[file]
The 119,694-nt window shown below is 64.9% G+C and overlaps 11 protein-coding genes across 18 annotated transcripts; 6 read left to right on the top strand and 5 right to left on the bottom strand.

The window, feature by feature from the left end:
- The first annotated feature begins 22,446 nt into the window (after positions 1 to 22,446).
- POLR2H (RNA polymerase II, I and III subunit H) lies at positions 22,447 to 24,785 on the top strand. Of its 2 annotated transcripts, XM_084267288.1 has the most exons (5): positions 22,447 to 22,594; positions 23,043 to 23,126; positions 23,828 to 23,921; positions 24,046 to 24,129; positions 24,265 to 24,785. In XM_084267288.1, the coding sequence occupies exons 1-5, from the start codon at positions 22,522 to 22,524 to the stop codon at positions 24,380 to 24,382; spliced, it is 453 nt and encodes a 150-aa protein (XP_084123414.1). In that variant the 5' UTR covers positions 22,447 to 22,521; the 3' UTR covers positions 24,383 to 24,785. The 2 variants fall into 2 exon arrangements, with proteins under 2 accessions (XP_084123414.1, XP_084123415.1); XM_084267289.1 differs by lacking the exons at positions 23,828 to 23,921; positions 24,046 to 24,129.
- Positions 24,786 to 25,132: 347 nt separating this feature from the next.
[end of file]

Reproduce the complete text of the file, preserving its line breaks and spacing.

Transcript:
The 119,694-nt window shown below is 64.9% G+C and overlaps 11 protein-coding genes across 18 annotated transcripts; 6 read left to right on the top strand and 5 right to left on the bottom strand.

The window, feature by feature from the left end:
- The first annotated feature begins 22,446 nt into the window (after positions 1 to 22,446).
- POLR2H (RNA polymerase II, I and III subunit H) lies at positions 22,447 to 24,785 on the top strand. Of its 2 annotated transcripts, XM_084267288.1 has the most exons (5): positions 22,447 to 22,594; positions 23,043 to 23,126; positions 23,828 to 23,921; positions 24,046 to 24,129; positions 24,265 to 24,785. In XM_084267288.1, the coding sequence occupies exons 1-5, from the start codon at positions 22,522 to 22,524 to the stop codon at positions 24,380 to 24,382; spliced, it is 453 nt and encodes a 150-aa protein (XP_084123414.1). In that variant the 5' UTR covers positions 22,447 to 22,521; the 3' UTR covers positions 24,383 to 24,785. The 2 variants fall into 2 exon arrangements, with proteins under 2 accessions (XP_084123414.1, XP_084123415.1); XM_084267289.1 differs by lacking the exons at positions 23,828 to 23,921; positions 24,046 to 24,129.
- Positions 24,786 to 25,132: 347 nt separating this feature from the next.